Tough cases pursued, McLendon says But her high rate of convictions might be viewed as flawed

October 27, 1998|By Dana Hedgpeth | Dana Hedgpeth,SUN STAFF

Howard County State's Attorney Marna L. McLendon promotes herself in her literature as a tough prosecutor who "doesn't just talk about fighting crime," but "gets involved."

In her race for re-election, the 47-year-old former police officer-turned-lawyer points to her record of establishing programs to help victims, deterring juvenile crime and getting prosecutors involved in local communities. She has earned a reputation among other state's attorneys as a leader with energy and an enthusiasm to learn about trends in criminal justice.

But her No. 1 "guiding principle," says McLendon, a Republican, is holding criminals accountable. It is the same tough-on-crime message she came into office with in 1994 as part of the Republican wave that changed the dynamics of Howard County leadership.

She boasts of high criminal conviction rates -- that, on close inspection, may not be as robust as they appear.

McLendon says that since 1995, when she took office, the office has maintained a 96 percent conviction rate. The bulk of the 10,000 cases a year her office handles end in voluntary pleas. She says it is difficult to document the 96 percent rate because of an antiquated computer system.

The conviction rate that she notes in cases resulting in jury trials -- 73 percent -- appears to be on a par with the national average, according to U.S. Justice Department figures.

Although the percentage she cites is correct, it doesn't indicate that many times a defendant was not convicted on the most serious of several charges.

In one case a defendant was charged with drunken driving, speeding and running a red light. The jury found him guilty of minor offenses -- the traffic violations -- and not the drunken-driving charge.

An analysis by The Sun of 162 cases from 1995 to this year found that the defendant was acquitted of the most serious charge, or the most serious charge was dropped, in about 60 percent of the cases. The cases are all those taken before juries during McLendon's tenure, according to summaries provided by the county Circuit Court commissioner.

It's the view of McLendon -- and of prosecutors in other jurisdictions -- that if a defendant is found guilty of any of a list of charges, it still counts as a conviction, regardless of how minor the charge may be.

The analysis shows:

Six of 10 child abuse cases -- an area McLendon has said she targets -- resulted in not-guilty findings on the child abuse charge. Her statistics on child abuse cases show that 10 of 17 cases resulted in not-guilty verdicts.

Eight of 34 assault cases and three of 11 cases of murder, attempted murder, assault with intent to murder or manslaughter resulted in guilty verdicts on the most serious charges.

Sixty-seven percent of the cases involving sexual offenses; 43 percent of robbery cases and 64 percent of armed robbery cases ended in not-guilty findings on the most serious charges.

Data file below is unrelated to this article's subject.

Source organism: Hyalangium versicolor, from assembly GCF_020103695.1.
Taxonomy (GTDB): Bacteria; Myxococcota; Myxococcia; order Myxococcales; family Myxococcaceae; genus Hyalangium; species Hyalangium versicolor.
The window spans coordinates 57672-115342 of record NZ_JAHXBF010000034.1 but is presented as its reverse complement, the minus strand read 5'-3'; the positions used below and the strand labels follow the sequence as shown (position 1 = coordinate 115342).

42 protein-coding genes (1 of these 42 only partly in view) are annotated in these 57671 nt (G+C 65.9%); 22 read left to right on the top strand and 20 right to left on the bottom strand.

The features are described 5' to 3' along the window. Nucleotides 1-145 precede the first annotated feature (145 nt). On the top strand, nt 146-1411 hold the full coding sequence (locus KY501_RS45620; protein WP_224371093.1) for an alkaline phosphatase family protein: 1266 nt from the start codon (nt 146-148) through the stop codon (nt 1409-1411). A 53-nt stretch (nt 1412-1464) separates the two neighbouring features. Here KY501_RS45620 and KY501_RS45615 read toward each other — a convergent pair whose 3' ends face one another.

Fifty percent of the cases involving burglary; 35 percent of drug cases and 45 percent of drunken-driving charges ended in not-guilty findings.

Criminal justice experts say it is common for prosecutors to charge a person with several crimes, knowing some might be dropped or the jury might convict on only some. But one expert expressed concern at McLendon's number of not-guilty verdicts the most serious charges.

"With that number of not-guilty verdicts, it raises questions of, 'Are the [cases] not being screened the way they should be?' and 'Are we taking cases to trial that we know we can win beyond a reasonable doubt?' " said Abraham Dash, a criminal justice professor at the University of Maryland School of Law. "Any good prosecutional team should be using this discretion and asking themselves this."

Record defended

McLendon defends her record on such convictions, pointing to "dozens of uncontrollable factors," including evidence from police, witness credibility and juror bias, which can influence the outcome of cases. She said she is confident her office has done "an excellent" job in prosecuting cases and deciding what to take to trial.

"We're not losing cases because of a failure of litigation skills," said McLendon. "What [conviction rates] tell us is that we are trying tough cases.

"We're trying tough child abuse cases, domestic violence cases and others to achieve justice," she said. "It's not about winning; it's about doing justice. The best we can do is bring them in and try them. We're hanging tough."

In a 1996 date rape case, a young man was charged with second-degree rape, assault and battery and several other sex offenses against a woman he dated. The jury found him guilty only of a perverted sexual practice.

Last week, McLendon described the case as one in which there was a credible defendant, and questions arose among the jurors as to whether the sexual relations were consensual.

'You go with it'

"I believed the girl," McLendon said. "I'm going to try it. I want [prosecutors] to not worry about a loss. If you agree with the victim, you believe it happened, you go with it."

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